Religious Bollocks ∩ Quackery Bollocks ∩ Pseudoscientific Bollocks ∩ Paranormal Bollocks = Scientology

The Venn Diagram of Irrational Nonsense (Thanks, Fipi Lele!)

Illustrated guide to insanity, 1883


"Types of insanity, an illustrated guide in the physical diagnosis of mental disease" from 1883 is not just a frightening look at the inhumane treatment of people with mental health problems in the 19th century, it's also full of sensitive charcoal portraits of inmates in various asylums, along with their tragic personal histories: "X______ has been melancholic for some years, and the disease is drifting into dementia."

Types of insanity, an illustrated guide in the physical diagnosis of mental disease [with manuscript notes] (1883) (via Retronaut)

Correlation between autism diagnosis and organic food sales


Redditor Jasonp55 has a neat demonstration of the perils of confusing correlation with causation, and his well-chosen example makes this a potentially useful chart for discussing this issue with friends who won't vaccinate themselves and their kids.

/r/skeptic, I was practicing GraphPad and I think I may have discovered the 'real' cause of autism... (imgur.com) (Thanks, Fipi Lele!)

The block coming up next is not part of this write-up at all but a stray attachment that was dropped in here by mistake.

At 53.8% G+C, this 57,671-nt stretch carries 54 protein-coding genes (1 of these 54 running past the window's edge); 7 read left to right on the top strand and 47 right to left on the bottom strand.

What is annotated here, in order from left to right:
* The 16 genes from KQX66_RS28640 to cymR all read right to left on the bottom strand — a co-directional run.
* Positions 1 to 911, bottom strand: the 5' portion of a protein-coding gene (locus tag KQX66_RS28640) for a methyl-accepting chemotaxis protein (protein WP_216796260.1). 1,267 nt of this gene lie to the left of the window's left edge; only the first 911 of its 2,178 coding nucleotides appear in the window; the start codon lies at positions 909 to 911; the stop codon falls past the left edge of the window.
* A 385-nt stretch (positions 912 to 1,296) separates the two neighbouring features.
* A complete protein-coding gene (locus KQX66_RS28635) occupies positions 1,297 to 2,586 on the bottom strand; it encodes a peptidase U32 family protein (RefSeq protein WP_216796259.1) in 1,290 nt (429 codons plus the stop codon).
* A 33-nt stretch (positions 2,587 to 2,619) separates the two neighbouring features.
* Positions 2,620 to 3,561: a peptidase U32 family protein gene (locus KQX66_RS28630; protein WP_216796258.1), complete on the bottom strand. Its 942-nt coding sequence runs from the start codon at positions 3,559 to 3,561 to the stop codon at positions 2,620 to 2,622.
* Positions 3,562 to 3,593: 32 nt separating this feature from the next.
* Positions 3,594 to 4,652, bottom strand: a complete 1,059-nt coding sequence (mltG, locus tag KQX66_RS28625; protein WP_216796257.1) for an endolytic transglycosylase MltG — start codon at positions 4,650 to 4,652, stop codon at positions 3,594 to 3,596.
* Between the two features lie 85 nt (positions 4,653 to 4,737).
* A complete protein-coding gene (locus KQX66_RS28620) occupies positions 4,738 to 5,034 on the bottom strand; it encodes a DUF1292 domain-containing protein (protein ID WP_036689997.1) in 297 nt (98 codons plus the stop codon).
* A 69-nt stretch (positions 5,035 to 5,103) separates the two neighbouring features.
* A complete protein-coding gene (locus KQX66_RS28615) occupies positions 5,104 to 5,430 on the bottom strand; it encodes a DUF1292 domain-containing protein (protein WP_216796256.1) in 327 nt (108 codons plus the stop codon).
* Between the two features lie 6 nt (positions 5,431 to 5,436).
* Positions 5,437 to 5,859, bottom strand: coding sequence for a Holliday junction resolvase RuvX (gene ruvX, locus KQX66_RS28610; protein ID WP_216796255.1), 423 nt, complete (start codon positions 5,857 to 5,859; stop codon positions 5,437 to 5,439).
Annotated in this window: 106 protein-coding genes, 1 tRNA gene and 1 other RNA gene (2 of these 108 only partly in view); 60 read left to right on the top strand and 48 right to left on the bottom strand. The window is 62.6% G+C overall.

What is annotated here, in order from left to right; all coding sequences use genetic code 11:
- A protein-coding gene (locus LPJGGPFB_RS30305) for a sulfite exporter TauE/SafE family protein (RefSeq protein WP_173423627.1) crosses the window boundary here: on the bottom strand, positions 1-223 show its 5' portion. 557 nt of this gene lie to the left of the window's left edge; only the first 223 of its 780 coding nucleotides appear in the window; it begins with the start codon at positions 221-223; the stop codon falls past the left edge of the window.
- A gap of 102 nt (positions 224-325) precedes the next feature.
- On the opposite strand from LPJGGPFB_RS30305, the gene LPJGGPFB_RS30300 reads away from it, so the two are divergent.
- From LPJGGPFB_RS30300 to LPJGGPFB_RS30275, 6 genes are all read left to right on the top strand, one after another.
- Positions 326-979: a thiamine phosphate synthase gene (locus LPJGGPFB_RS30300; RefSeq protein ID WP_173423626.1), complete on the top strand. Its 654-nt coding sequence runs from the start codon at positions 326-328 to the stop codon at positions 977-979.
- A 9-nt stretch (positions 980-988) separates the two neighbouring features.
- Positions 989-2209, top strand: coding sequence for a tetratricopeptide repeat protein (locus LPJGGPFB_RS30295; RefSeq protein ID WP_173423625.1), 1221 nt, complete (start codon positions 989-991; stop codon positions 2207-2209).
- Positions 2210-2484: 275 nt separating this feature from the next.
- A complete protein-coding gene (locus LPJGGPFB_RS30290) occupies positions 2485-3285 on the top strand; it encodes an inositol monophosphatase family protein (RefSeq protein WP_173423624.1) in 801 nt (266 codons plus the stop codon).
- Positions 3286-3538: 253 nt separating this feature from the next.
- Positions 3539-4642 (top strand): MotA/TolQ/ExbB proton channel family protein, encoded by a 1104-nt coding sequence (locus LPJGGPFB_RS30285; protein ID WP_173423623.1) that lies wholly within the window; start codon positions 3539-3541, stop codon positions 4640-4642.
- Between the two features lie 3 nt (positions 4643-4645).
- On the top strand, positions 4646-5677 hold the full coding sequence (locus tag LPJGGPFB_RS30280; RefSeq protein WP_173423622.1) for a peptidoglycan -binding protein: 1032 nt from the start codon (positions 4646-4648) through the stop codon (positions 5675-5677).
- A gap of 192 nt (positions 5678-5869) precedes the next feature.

Stanislaw Burzynski, dubious cancer doc, gets off on legal technicality

Oncologist and cancer-woo-debunker Orac has more on the legal details that allow this man to keep practicing medicine in Texas: "the dubious doctor known as Stanislaw Burzynski, who charges desperate patients with advanced (and usually incurable) cancer tens and even hundreds of thousands of dollars to participate in his 'clinical trials' of antineoplastons, compounds that he claims to have isolated from urine and that he now represents as a promising new treatment that can do much better than existing therapies with much less toxicity, even though there’s no evidence that it can."

The Texas Medical Board has abandoned its prosecution of Burzynski, as noted in a previous Boing Boing post here with guest commentary by fellow anti-cancer-woo writer Robert Blaskiewicz.

The legal underpinnings of the case will be interesting to some, and too tedious for others, but here's the tl;dr from Orac's post: the outcome does not make the case that Burzynski's "science" is valid. The board simply found that, "as a matter of law, the TMB couldn’t bring action against Burzynski on the basis of actions performed by doctors under his supervision."

Read the rest

Blood type determinism in Japan

On the BBC, Ruth Evans describes a widespread Japanese superstition about the relationship between blood-types and personality. Apparently, the modern junk-science belief originates with a crank called Masahiko Nomi who published a "a book in the 1970s" about it, and his son Toshitaka has continued the family tradition with more woo books and an "Institute of Blood Type Humanics." However, Evans implies that the origin of this belief is the eugenics-grounded ideology of the Imperial militarist Japanese government of the 1930s, who "formed battle groups according to blood type."